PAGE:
City ready for Y2K problems, mayor says

Fixing computer glitches will cost $15 million

April 09, 1999|By Ivan Penn | Ivan Penn,SUN STAFF

Mayor Kurt L. Schmoke said Baltimore will meet a Dec. 31 deadline for solving its year 2000 computer problems, but fixing the electronic glitches will cost taxpayers $15 million.

"I'm trying to make sure we don't create a sense of hysteria here," Schmoke said yesterday at his weekly news conference. "We're continuing our efforts throughout the year on Y2K preparedness."

Computers and software not designed to handle the date change from 1999 to 2000 when the clock strikes midnight Dec. 31 might fall victim to what is called the year 2000 computer or "millennium" bug. Older computers might not register Jan. 1, 2000, wreaking havoc with government, utility, financial and other services. Some unrepaired computers might crash.

Schmoke and the city's Y2K coordinator, Victor Hoskins, said yesterday that all city agencies are more than 50 percent compliant with federal government standards. By fall, they expect to have full compliance and begin testing the computer systems.

"All of the departments are currently on track," Hoskins said.

Hoskins said the city has given priority to such agencies as the Department of Public Works, police, fire, finance and housing and community development, to ensure that major services are not cut off by computer problems.

The next area of concern is the mayor's office, personnel, planning, the law office and the school system, Hoskins said. Such programs and agencies as Baltimore Development Corp. and the arts and cultural programs are third on the city's list.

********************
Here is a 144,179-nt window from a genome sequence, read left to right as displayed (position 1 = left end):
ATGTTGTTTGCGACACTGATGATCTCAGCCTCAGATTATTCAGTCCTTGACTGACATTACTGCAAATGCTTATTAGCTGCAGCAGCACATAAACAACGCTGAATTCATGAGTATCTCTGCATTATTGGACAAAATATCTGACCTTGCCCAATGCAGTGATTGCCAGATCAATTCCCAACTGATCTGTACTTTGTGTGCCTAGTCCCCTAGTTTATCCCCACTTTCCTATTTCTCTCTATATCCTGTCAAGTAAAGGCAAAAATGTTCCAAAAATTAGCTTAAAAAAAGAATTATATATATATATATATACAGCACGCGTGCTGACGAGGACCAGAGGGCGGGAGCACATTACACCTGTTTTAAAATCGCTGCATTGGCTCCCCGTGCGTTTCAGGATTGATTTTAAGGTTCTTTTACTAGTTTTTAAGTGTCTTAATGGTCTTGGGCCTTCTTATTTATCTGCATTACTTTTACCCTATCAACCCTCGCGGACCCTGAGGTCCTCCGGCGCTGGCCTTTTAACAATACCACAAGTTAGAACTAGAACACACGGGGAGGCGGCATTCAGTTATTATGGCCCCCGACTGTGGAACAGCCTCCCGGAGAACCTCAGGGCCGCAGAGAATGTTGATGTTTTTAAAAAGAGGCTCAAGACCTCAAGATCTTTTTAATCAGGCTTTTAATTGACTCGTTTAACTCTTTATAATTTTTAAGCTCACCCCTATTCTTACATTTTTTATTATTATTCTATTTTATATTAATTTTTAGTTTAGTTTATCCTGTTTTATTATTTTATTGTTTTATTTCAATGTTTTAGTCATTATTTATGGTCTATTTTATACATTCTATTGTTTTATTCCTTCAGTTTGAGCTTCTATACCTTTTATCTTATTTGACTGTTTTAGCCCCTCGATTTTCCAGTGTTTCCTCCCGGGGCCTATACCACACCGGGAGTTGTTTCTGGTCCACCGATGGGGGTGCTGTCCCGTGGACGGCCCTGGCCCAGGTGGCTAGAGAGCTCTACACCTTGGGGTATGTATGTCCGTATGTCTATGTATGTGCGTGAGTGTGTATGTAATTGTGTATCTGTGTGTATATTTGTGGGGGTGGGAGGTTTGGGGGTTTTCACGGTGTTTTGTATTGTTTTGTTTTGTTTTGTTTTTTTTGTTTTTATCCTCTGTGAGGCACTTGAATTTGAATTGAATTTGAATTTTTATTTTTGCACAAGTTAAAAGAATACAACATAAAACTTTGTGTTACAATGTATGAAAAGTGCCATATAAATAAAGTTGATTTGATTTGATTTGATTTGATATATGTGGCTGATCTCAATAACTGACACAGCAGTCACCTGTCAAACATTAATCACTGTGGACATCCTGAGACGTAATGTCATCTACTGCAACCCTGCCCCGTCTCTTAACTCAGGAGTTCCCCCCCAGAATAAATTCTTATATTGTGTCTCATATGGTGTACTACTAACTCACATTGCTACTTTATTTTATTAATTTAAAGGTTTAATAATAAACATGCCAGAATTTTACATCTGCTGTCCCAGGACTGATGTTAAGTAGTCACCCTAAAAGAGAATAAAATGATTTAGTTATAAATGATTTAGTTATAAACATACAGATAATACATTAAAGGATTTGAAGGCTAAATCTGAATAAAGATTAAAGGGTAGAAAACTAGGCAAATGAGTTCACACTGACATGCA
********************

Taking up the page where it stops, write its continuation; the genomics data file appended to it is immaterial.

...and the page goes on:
The city's leading concern has been water and sewer service, both of which should have no problems Jan. 1, Hoskins said.

He said the city is developing contingency plans in the event of computer failures.

Schmoke said residents should take precautions in case problems do arise. He advised people to stock battery-powered devices such as flashlights and have warm clothes available because it will be winter.

"I think we ought to follow a rule of reasonableness," Schmoke said. "If you knew there was going to be a major snowstorm in Baltimore, you would take certain precautions."

But "we don't want runs on banks," he said.

Schmoke said the city and the state also are coordinating with local utilities to ensure that those services are not victims of Y2K problems.

City officials plan to set up a public information system where residents will be able to learn about the city's progress on Y2K problems and ask questions.

"We think we're moving in the right direction," Schmoke said.

Pub Date: 4/09/99

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